In my last article branding is about consistent customer experience, I emphasized that company’s brand strategy is more about consistently good customer experience than just choosing suitable color for logo.
A day back, I actually saw that in action or rather in-action. A company, which runs a famous retail shop, went through a transformation recently. Probably it was either that they realized they were heavily disorganized or that the competition was eating into the margin, they decided to get re-organized. The store which was highly disorganized and looked like a wholesale market with a face of retail shop, now became a swanky stylish one.
The new design was at first confusing as everything was arranged neatly and the places where I could find stuff (rather ‘search’ and enjoyed doing so) were cleaned up. Disappointed at my loss, I was nevertheless happy with the new image of the store and how it made shopping there much easier.
Alas, I was wrong. I wanted to replace a DVD which was defective. I had to run around and ask many employees before I found one who would take my complaint. The person in-charge was the slower than a snail. She had literally no interest in resolving my complaint. It took her around one hour to replace a DVD, in which she made four runs to the billing counter to verify one thing or the other.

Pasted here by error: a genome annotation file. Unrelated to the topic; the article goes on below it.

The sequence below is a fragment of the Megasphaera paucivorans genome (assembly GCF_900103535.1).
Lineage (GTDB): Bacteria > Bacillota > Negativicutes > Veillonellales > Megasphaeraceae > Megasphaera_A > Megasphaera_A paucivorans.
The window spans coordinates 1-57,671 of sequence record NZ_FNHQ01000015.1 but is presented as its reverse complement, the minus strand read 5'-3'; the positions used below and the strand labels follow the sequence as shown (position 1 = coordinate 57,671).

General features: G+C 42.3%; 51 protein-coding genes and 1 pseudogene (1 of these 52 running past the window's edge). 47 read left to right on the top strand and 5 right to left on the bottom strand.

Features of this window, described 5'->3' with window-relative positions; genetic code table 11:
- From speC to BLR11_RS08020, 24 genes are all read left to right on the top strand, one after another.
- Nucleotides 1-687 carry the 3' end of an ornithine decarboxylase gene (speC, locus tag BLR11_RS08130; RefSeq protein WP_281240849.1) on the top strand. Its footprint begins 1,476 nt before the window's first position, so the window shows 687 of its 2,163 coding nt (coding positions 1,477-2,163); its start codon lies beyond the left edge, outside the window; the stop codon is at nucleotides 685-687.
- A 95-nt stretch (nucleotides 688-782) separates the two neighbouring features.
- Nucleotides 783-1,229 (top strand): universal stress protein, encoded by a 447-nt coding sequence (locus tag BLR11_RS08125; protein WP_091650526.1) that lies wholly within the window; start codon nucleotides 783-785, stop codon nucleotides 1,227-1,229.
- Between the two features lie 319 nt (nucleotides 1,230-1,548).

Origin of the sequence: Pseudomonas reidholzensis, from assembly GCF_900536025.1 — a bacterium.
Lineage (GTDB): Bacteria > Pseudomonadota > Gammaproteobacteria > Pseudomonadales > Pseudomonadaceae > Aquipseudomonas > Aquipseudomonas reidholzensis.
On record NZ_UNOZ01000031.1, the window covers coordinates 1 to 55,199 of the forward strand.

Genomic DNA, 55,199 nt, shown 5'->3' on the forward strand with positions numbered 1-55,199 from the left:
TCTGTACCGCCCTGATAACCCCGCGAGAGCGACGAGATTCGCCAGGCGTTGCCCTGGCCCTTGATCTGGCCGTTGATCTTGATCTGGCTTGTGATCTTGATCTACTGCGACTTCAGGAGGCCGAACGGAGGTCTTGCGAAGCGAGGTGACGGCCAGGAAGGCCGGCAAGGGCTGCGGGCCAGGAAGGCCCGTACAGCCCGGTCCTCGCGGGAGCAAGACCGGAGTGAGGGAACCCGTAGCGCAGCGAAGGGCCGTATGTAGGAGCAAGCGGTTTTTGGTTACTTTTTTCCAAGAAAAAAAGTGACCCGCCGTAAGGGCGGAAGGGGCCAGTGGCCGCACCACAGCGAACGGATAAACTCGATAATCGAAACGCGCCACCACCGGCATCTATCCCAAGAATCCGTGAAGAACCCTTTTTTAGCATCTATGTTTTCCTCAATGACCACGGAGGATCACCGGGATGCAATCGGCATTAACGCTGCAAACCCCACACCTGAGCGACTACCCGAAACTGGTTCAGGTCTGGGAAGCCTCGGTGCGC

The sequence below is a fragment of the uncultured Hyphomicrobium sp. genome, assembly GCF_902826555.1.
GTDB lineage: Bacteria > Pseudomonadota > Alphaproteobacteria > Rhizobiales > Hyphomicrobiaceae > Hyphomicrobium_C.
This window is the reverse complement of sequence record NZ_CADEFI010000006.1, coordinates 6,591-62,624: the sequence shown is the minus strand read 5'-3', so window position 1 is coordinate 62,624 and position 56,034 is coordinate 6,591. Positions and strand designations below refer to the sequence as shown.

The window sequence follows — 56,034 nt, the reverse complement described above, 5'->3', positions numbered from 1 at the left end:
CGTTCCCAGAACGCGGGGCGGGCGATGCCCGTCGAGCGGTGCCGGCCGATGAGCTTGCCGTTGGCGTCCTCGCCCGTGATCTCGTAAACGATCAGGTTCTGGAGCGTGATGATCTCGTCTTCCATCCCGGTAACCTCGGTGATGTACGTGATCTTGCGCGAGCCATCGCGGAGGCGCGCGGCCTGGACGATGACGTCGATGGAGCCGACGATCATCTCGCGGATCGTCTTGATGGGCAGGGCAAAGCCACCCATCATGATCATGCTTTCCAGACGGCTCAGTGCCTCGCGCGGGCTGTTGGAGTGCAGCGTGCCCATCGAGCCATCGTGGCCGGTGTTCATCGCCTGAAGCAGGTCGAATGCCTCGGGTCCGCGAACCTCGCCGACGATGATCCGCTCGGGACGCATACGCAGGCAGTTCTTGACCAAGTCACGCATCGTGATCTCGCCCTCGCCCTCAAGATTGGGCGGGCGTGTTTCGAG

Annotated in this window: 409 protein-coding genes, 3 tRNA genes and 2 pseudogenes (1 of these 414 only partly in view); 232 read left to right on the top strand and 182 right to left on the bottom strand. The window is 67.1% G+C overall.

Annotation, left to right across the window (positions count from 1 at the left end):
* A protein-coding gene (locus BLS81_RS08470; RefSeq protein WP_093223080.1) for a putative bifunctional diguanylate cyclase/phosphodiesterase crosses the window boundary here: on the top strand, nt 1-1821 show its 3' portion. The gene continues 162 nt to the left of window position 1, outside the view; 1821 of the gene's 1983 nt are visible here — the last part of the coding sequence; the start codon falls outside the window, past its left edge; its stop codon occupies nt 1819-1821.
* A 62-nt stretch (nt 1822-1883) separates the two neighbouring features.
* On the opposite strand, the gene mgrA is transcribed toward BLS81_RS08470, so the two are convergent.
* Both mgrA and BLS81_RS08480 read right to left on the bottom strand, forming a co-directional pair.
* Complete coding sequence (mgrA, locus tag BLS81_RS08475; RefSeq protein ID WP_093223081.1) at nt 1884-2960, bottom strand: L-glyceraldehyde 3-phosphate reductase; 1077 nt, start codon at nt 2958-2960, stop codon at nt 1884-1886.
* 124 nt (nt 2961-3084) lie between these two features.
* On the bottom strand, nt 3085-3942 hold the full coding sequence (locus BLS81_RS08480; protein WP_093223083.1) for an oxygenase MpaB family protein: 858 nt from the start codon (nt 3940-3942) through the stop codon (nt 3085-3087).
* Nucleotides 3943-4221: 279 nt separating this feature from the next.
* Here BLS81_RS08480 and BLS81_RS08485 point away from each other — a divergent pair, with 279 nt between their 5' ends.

After this almost troubling experience, my wife and I took a few music CDs with us to purchase. The billing counter had not changed at all. We were met with same employees who often took a lot of time just to scan a few items. After scanning the items, they casually announce that credit card machine was not working due to system upgrade. They said that they will only take cash. Fortunately both of us had cash and we were able to buy. On other lines, I could see irritated customer, who after having spent a lot of time were confronted with the reality of credit card machines not working. Everything looked unplanned as ever, even though there were new shades of colors on the walls.
The bad experience remained the same. It was never that nice but customers knew what to expect. The management decided to change that. However at the places where change was required, namely,customer service and and billing remained the same. Not only the management got all their priorities wrong but also they missed a chance to enhance customer experience, the real reason people buy.